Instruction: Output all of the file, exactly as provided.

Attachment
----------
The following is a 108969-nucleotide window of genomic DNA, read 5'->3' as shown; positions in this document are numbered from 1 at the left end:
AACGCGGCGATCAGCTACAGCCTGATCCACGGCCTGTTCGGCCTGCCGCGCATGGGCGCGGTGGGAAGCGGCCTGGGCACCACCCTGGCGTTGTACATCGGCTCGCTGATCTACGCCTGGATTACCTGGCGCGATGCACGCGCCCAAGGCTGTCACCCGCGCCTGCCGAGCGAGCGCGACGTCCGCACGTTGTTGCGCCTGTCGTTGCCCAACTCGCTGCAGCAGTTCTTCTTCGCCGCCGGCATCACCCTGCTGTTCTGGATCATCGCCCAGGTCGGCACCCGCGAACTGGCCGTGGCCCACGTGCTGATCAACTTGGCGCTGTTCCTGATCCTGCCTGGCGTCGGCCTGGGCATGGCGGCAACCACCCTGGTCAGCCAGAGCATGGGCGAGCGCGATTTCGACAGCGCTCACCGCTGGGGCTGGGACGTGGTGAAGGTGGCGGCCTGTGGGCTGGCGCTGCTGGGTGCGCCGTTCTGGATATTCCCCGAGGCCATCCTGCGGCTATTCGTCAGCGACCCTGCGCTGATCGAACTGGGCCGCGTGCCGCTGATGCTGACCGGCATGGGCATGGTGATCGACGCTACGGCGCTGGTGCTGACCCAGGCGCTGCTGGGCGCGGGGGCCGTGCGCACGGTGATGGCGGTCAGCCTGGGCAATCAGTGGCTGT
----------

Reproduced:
The following is a 108969-nucleotide window of genomic DNA, read 5'->3' as shown; positions in this document are numbered from 1 at the left end:
AACGCGGCGATCAGCTACAGCCTGATCCACGGCCTGTTCGGCCTGCCGCGCATGGGCGCGGTGGGAAGCGGCCTGGGCACCACCCTGGCGTTGTACATCGGCTCGCTGATCTACGCCTGGATTACCTGGCGCGATGCACGCGCCCAAGGCTGTCACCCGCGCCTGCCGAGCGAGCGCGACGTCCGCACGTTGTTGCGCCTGTCGTTGCCCAACTCGCTGCAGCAGTTCTTCTTCGCCGCCGGCATCACCCTGCTGTTCTGGATCATCGCCCAGGTCGGCACCCGCGAACTGGCCGTGGCCCACGTGCTGATCAACTTGGCGCTGTTCCTGATCCTGCCTGGCGTCGGCCTGGGCATGGCGGCAACCACCCTGGTCAGCCAGAGCATGGGCGAGCGCGATTTCGACAGCGCTCACCGCTGGGGCTGGGACGTGGTGAAGGTGGCGGCCTGTGGGCTGGCGCTGCTGGGTGCGCCGTTCTGGATATTCCCCGAGGCCATCCTGCGGCTATTCGTCAGCGACCCTGCGCTGATCGAACTGGGCCGCGTGCCGCTGATGCTGACCGGCATGGGCATGGTGATCGACGCTACGGCGCTGGTGCTGACCCAGGCGCTGCTGGGCGCGGGGGCCGTGCGCACGGTGATGGCGGTCAGCCTGGGCAATCAGTGGCTGT